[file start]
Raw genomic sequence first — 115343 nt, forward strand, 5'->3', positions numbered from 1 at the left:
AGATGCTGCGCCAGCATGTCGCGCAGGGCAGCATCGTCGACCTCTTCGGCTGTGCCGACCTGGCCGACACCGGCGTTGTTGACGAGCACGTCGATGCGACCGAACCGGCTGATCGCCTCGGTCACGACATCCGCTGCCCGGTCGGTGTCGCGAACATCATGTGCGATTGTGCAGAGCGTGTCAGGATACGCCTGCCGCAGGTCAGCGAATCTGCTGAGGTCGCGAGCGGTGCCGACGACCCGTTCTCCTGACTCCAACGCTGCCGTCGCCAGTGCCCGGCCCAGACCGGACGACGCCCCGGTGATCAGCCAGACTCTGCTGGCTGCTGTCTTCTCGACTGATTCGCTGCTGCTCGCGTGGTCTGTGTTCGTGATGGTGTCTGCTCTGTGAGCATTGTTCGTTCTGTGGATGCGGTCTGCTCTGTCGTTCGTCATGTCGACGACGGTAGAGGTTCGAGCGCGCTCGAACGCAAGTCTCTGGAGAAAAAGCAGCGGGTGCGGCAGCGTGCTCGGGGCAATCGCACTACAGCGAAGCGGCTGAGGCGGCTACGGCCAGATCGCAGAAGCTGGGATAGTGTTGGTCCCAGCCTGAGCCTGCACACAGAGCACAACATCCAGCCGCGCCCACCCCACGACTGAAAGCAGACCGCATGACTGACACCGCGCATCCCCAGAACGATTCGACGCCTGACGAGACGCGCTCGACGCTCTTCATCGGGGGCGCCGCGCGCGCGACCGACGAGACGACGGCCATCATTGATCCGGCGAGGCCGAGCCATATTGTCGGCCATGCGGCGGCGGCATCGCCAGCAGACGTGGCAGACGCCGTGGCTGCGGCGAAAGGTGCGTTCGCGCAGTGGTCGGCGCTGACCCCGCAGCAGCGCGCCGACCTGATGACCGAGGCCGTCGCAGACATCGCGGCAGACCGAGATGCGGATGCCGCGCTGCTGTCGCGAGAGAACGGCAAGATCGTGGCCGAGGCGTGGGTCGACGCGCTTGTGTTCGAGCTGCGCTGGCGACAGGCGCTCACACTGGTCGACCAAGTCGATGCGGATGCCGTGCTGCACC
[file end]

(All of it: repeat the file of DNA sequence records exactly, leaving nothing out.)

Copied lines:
Raw genomic sequence first — 115343 nt, forward strand, 5'->3', positions numbered from 1 at the left:
AGATGCTGCGCCAGCATGTCGCGCAGGGCAGCATCGTCGACCTCTTCGGCTGTGCCGACCTGGCCGACACCGGCGTTGTTGACGAGCACGTCGATGCGACCGAACCGGCTGATCGCCTCGGTCACGACATCCGCTGCCCGGTCGGTGTCGCGAACATCATGTGCGATTGTGCAGAGCGTGTCAGGATACGCCTGCCGCAGGTCAGCGAATCTGCTGAGGTCGCGAGCGGTGCCGACGACCCGTTCTCCTGACTCCAACGCTGCCGTCGCCAGTGCCCGGCCCAGACCGGACGACGCCCCGGTGATCAGCCAGACTCTGCTGGCTGCTGTCTTCTCGACTGATTCGCTGCTGCTCGCGTGGTCTGTGTTCGTGATGGTGTCTGCTCTGTGAGCATTGTTCGTTCTGTGGATGCGGTCTGCTCTGTCGTTCGTCATGTCGACGACGGTAGAGGTTCGAGCGCGCTCGAACGCAAGTCTCTGGAGAAAAAGCAGCGGGTGCGGCAGCGTGCTCGGGGCAATCGCACTACAGCGAAGCGGCTGAGGCGGCTACGGCCAGATCGCAGAAGCTGGGATAGTGTTGGTCCCAGCCTGAGCCTGCACACAGAGCACAACATCCAGCCGCGCCCACCCCACGACTGAAAGCAGACCGCATGACTGACACCGCGCATCCCCAGAACGATTCGACGCCTGACGAGACGCGCTCGACGCTCTTCATCGGGGGCGCCGCGCGCGCGACCGACGAGACGACGGCCATCATTGATCCGGCGAGGCCGAGCCATATTGTCGGCCATGCGGCGGCGGCATCGCCAGCAGACGTGGCAGACGCCGTGGCTGCGGCGAAAGGTGCGTTCGCGCAGTGGTCGGCGCTGACCCCGCAGCAGCGCGCCGACCTGATGACCGAGGCCGTCGCAGACATCGCGGCAGACCGAGATGCGGATGCCGCGCTGCTGTCGCGAGAGAACGGCAAGATCGTGGCCGAGGCGTGGGTCGACGCGCTTGTGTTCGAGCTGCGCTGGCGACAGGCGCTCACACTGGTCGACCAAGTCGATGCGGATGCCGTGCTGCACC